Bringing together the Chief Executives of licensed banks who, through direct engagement would find and exchange ideas about operating methods, organizational structures, new forms of ownership and ways of further economic and social cooperation.

Combine different levels of senior management – directors, functional management and young leaders to improve values-based banking practices, create new tools and methods and look for best practices beyond financial intermediation.

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The founding members identified an intent and common purpose to: Grow, develop and more clearly define values based banking

Understand and express

shared intent through common and individual initiatives designed to create, through action, bonds between members

Sustain the alliance through CEO commitment to actively participate in the meetings and initiatives of members

Welcome and seek out a

diversity of banks who shared common values, from different geographies, histories and banking models, recognizing that this would be an important contributor to learning and clarifying what we mean by values based banking

Develop a common way to

define and assess ‘values based banking’ so that all member banks could make use of and apply a ‘scorecard’ to themselves and to future members

The first meeting to discuss forming an alliance took place in March of 2009. Ten banks* were invited to the Netherlands for a public event and meeting.

Recognise the importance

of being thought leaders in the banking industry and develop ways to express our way of banking through common and individual bank initiatives

Agree that our impact on

the banking industry would come through growing and developing successful banks, recognizing that common values are a necessary but not sufficient condition for success

* Triodos Bank, Shorebank, BRAC Bank, Mibanco, Alternative Bank Switzerland, Merkur Bank, GLS Bank, Banca Etica, New Resource Bank and XacBank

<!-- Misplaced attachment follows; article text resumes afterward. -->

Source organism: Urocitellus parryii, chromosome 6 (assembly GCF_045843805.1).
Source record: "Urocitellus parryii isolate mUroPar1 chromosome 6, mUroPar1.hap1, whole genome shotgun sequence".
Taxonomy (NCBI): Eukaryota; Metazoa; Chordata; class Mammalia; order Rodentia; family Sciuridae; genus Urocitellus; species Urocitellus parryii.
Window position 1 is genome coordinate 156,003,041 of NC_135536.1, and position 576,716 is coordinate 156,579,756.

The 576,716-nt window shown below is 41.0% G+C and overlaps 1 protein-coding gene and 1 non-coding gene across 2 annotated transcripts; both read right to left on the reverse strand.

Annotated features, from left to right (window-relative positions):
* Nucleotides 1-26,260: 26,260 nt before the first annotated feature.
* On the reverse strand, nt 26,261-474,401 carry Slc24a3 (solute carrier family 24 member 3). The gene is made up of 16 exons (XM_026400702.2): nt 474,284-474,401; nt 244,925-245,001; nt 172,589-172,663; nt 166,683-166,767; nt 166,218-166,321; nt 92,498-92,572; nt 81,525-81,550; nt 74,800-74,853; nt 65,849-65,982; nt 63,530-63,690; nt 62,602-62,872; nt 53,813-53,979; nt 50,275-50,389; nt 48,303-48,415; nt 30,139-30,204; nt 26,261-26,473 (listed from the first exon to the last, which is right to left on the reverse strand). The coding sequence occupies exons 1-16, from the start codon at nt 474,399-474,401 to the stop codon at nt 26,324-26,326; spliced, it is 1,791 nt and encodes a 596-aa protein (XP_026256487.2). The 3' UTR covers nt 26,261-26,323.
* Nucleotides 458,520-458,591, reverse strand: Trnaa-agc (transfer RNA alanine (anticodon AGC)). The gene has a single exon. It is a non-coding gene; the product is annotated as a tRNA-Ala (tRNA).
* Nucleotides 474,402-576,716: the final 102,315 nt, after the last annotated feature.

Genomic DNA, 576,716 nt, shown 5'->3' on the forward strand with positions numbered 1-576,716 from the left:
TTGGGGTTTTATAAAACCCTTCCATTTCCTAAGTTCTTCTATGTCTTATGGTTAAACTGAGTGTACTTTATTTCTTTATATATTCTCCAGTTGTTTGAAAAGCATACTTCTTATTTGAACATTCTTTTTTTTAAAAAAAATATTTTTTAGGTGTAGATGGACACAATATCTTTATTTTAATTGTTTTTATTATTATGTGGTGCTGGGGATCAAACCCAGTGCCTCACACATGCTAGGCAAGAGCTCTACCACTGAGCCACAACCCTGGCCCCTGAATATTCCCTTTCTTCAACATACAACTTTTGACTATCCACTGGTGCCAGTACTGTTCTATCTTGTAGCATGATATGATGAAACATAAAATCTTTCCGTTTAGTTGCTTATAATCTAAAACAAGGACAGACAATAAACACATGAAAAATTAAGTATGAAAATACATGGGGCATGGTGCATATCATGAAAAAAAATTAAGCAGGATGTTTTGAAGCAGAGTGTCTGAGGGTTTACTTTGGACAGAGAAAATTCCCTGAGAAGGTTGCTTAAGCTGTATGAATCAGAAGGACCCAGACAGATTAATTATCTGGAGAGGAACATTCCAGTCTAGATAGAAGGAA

I. Who are we? What is our purpose?

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I. Who are we? What is our purpose?

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n the first meeting, there was far from common agreement about the agenda of the alliance. Some banks had a distinctly green orientation, some focused more on values and culture, and some were more committed to social inclusion. Some banks had been working for decades on their banking model, while others were just getting started. All were committed to economic development based on a set of conscious values recognised the importance and potential of money as tool and driver of transformation and all agreed on the importance of learning and growing together as a movement.

“Imagine when you go to sleep at night that your money flies out of your purse and travels around the world. Where do you want it to land? Where can your money do the most good?� Vince Siciliano, CEO New Resource Bank

Presently there are 46 independent GABV member banks, profitable and growing, from Asia, Middle East, Africa, Australia, Latin America, North America and Europe, with combined assets of USD 131 billion, including third party funds under management as of year-end 2016. Members include microfinance banks in emerging markets, credit unions, community banks and sustainable banks financing social, environmental and cultural enterprise. Together they touch the lives of more than 420 million people in 31 countries.